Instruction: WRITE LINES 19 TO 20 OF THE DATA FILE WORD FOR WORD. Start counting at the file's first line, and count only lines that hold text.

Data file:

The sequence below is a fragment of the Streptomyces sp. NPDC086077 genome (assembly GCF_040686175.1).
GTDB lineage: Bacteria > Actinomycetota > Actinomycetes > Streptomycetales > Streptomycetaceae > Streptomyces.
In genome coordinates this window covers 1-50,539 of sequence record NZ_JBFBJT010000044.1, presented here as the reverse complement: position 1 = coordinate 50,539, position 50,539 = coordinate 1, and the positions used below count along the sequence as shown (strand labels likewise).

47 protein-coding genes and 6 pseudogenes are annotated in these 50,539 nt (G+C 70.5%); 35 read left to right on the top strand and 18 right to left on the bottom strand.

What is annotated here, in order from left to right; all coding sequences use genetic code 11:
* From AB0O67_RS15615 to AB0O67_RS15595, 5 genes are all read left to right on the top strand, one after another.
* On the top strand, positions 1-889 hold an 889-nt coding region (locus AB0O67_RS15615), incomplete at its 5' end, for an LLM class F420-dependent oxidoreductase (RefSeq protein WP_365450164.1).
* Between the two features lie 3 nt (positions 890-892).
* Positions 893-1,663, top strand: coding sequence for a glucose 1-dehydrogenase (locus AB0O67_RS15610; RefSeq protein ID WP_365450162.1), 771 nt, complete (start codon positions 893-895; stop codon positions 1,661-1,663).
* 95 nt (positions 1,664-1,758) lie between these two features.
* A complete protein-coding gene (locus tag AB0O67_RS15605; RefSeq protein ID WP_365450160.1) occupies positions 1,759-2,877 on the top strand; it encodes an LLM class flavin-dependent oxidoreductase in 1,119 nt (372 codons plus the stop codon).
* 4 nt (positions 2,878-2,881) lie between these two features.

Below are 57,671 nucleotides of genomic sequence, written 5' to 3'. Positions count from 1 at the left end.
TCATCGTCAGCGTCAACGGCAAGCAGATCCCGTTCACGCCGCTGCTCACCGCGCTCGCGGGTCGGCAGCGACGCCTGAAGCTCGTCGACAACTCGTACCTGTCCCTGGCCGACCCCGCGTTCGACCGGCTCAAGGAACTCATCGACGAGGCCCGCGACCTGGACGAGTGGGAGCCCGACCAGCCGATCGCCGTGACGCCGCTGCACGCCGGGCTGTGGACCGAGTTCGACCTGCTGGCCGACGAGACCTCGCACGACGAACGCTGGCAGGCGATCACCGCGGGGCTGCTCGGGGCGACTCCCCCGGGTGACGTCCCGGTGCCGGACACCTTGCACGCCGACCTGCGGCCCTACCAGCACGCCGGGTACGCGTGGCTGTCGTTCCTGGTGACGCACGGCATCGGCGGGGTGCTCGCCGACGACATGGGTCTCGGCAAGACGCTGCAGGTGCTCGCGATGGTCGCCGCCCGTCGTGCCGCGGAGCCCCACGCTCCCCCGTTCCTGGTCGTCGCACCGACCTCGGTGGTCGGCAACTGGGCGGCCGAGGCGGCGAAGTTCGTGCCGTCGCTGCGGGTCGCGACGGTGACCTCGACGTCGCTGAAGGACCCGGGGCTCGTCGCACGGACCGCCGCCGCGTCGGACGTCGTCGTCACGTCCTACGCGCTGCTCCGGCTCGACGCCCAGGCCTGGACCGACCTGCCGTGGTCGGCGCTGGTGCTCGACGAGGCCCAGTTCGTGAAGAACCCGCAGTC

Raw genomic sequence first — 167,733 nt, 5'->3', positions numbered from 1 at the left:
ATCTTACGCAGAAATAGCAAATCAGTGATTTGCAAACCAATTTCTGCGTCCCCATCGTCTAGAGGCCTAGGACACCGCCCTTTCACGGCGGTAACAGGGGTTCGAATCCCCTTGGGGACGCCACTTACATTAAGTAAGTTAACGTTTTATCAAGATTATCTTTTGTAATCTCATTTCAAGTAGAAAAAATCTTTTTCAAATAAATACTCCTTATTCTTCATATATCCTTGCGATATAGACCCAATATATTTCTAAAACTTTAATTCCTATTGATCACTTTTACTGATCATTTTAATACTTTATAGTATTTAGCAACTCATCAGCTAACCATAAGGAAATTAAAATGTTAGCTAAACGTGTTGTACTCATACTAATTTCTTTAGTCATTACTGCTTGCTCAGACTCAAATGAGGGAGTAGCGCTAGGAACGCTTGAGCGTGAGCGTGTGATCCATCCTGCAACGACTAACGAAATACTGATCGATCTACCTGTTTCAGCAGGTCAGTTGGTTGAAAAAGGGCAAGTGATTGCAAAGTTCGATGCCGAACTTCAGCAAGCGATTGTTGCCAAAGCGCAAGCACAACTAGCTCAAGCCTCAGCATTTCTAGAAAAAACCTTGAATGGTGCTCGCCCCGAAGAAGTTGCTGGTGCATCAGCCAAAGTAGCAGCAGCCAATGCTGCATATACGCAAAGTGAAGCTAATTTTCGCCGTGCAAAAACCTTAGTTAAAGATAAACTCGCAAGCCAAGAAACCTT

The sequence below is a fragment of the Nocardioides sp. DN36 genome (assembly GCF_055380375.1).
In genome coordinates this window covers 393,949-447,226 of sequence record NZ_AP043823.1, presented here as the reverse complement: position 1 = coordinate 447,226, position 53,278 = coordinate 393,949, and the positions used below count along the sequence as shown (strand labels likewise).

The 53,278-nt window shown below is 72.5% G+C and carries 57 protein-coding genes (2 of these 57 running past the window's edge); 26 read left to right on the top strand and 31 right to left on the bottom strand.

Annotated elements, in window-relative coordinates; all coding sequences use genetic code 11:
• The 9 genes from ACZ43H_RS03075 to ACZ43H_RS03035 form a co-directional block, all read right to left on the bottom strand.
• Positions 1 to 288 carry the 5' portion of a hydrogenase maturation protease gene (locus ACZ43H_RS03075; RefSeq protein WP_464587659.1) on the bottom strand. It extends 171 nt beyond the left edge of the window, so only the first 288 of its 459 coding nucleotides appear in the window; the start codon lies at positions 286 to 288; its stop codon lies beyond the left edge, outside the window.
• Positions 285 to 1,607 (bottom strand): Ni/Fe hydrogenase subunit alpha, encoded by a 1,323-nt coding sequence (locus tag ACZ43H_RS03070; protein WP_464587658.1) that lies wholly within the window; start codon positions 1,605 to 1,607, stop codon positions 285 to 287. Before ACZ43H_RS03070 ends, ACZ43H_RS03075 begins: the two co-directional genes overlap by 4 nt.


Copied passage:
The 53,278-nt window shown below is 72.5% G+C and carries 57 protein-coding genes (2 of these 57 running past the window's edge); 26 read left to right on the top strand and 31 right to left on the bottom strand.

Annotated elements, in window-relative coordinates; all coding sequences use genetic code 11: